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U.S. Senate releases bipartisan proposal on border security and military aid for Israel and Ukraine

The proposed legislation effectively restricts asylum at the U.S. southern border, marking a departure from established protocols that have been in place for decades

 The leader of the Democratic majority in the US Senate, Chuck Schumer (archive photo)
The leader of the Democratic majority in the US Senate, Chuck Schumer (archive photo) | EFE/EPA/Jim Lo Scalzo

February 5, 2024 9:08am

Updated: February 5, 2024 9:08am

The United States Senate unveiled a bipartisan bill on Sunday aimed at addressing military and border security concerns, with a budget totaling $118 billion. The border deal and foreign aid package introduce stringent measures along the southern U.S. border that have not been codified into law.

The legislation effectively restricts asylum at the U.S. southern border, marking a departure from established protocols that have been in place for decades. The primary objective of this proposal is to discourage immigrants from crossing the U.S.-Mexico border.

If approved, the bill would signify a profound transformation of immigration law, marking the first substantial change in decades.

The foreign aid portion of the bill also includes substantial allocations, with $60 billion for military assistance to Ukraine, $14.1 billion for Israel, $4.8 billion for Taiwan, and $20 billion for bolstering border security. Johnson said he intends to present a standalone bill for a vote on the House floor next week, seeking $17.6 billion in emergency funding for Israel.

House Speaker Mike Johnson, a Republican from Louisiana, expressed strong criticism for the Senate's bipartisan $118 billion border security and foreign aid package upon the release of the agreement text on Sunday night. He said that the proposal is "even more problematic than anticipated" and predicted that it would face insurmountable opposition in the House of Representatives.

I've seen enough, Johnson wrote on X, formerly Twitter. "This bill is even worse than we expected, and won't come close to ending the border catastrophe the President has created. As the lead Democrat negotiator proclaimed: Under this legislation, 'the border never closes.'"

U.S. Senate Majority Leader Chuck Schumer said in a statement that the first procedural vote on this legislation is scheduled for next Wednesday.

The New York Democrat emphasized the significance of this bipartisan agreement, characterizing it as a pivotal step toward fortifying national security, both internationally and along the nation's borders. Schumer also underscored the crucial role this legislation plays in ensuring the future prosperity and security of the United States.

Schumer further explained that the bill provides substantial investments for national security designed to address escalating threats in the Middle East and the Red Sea, and that it equips Ukraine to confront challenges posed by Putin's regime, supports Israel in defending itself against existential threats, and extends humanitarian aid to innocent Palestinian civilians in Gaza.

The bill also aligns with global humanitarian efforts and strengthens allies in the Indo-Pacific region, countering Chinese influence.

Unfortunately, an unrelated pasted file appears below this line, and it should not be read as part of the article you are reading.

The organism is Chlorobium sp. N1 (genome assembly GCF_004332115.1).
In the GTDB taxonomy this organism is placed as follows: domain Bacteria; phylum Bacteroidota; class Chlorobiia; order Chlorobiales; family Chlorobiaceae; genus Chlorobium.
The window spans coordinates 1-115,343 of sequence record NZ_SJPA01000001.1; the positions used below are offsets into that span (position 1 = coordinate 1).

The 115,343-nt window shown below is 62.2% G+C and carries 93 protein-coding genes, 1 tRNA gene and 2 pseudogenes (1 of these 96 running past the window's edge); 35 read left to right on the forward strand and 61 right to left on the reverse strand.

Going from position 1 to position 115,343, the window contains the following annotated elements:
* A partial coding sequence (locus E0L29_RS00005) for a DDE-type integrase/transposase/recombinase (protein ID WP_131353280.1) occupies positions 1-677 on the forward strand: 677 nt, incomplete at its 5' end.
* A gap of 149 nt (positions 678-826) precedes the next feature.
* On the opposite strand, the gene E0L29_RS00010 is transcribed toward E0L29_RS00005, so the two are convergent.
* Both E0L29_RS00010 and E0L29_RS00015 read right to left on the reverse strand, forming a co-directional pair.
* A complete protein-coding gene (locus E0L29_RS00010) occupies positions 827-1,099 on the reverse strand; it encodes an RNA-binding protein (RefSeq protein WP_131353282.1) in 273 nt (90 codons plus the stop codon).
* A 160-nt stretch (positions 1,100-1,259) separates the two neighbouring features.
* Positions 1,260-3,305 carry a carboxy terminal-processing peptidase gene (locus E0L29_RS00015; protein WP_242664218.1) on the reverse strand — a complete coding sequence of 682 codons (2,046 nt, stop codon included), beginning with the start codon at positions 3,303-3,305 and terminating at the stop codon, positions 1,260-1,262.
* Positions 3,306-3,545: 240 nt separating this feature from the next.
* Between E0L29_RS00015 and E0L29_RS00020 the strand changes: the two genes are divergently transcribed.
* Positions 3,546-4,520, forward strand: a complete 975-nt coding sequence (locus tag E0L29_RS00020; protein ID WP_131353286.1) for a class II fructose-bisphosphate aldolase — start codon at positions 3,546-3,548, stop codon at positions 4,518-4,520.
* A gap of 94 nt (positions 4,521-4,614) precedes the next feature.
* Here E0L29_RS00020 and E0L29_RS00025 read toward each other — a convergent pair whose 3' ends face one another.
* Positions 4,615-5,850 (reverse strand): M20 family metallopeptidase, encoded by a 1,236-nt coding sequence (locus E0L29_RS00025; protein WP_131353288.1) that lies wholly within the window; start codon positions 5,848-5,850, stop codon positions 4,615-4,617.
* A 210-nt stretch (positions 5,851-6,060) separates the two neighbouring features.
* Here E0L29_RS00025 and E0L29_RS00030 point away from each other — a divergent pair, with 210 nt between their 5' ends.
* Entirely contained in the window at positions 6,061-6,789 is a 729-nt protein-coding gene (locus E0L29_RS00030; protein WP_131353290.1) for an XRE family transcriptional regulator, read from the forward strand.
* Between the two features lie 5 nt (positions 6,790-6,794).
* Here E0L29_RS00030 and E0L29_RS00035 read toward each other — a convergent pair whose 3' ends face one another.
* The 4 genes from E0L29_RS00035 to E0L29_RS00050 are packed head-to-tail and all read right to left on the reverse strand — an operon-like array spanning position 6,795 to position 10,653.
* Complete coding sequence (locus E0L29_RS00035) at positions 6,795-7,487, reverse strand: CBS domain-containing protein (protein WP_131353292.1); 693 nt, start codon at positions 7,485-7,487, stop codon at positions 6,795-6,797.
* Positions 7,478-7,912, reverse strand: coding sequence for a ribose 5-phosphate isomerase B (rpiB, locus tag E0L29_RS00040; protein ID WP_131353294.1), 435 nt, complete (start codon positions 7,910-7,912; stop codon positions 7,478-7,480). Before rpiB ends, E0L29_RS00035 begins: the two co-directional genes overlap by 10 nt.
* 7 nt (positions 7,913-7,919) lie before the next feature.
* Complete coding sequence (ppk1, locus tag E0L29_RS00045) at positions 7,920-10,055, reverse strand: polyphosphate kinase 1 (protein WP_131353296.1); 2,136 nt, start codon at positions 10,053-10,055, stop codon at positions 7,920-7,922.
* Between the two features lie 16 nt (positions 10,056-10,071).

President Biden commended the proposal in a statement, highlighting its potential to enhance border security, making the U.S.-Mexico border safer while preserving legal immigration. The president emphasized that this legislation would grant him new emergency authority to close the border during times of overwhelming influx.

In December, border officials processed over 300,000 foreign individuals, marking a record high for monthly immigrant entries.

For immigration purposes, the legislation introduces stricter criteria for migrants to qualify for asylum and increases detention capacity. It seeks to expedite asylum case resolutions at the border and establishes a new authority for the swift expulsion of immigrants who do not meet asylum criteria.

The bill now purportedly ranks among the top priorities for the Biden administration, as some have speculated it could have major consequences in the upcoming re-election considerations.

Nevertheless, the bill's approval faces a challenging journey ahead, as some lawmakers, primarily Republicans, have already expressed criticisms.

Even before the bill's unveiling, House Speaker Mike Johnson, a Republican, labeled the proposal as dead on arrival once it reaches Congress.

Immigrant rights advocates have also raised objections, as the bill excludes nearly 11 million undocumented immigrants, a group for whom Biden pledged to provide a pathway to legalization.

The National Hispanic Caucus of State Legislators (NHCSL) voiced its disagreements with various aspects of the bill, despite acknowledging some positive elements, such as the allocation of $2.34 billion for assisting newly arrived refugees. NHCSL expressed doubts about the fairness of the proposed accelerated asylum process and raised concerns about additional funding for the Operation Stonegarden (OPSG) Grant Program, which they believe may exacerbate harmful abuses.

Additionally, NHCSL emphasized that significant efforts to curtail immigration could negatively impact the economy.

The American Civil Liberties Union (ACLU) adopted a more critical stance, asserting that the agreement would compel the government to expel border-crossers without due process and restrict legal pathways for those in need.

The age old civil liberties organization argued that the bill falls short of promises to implement reforms providing avenues to citizenship for "Dreamers" and other long-term residents. Anthony Romero, ACLU's executive director, conveyed these concerns in a statement.

This report was published with information from EFE.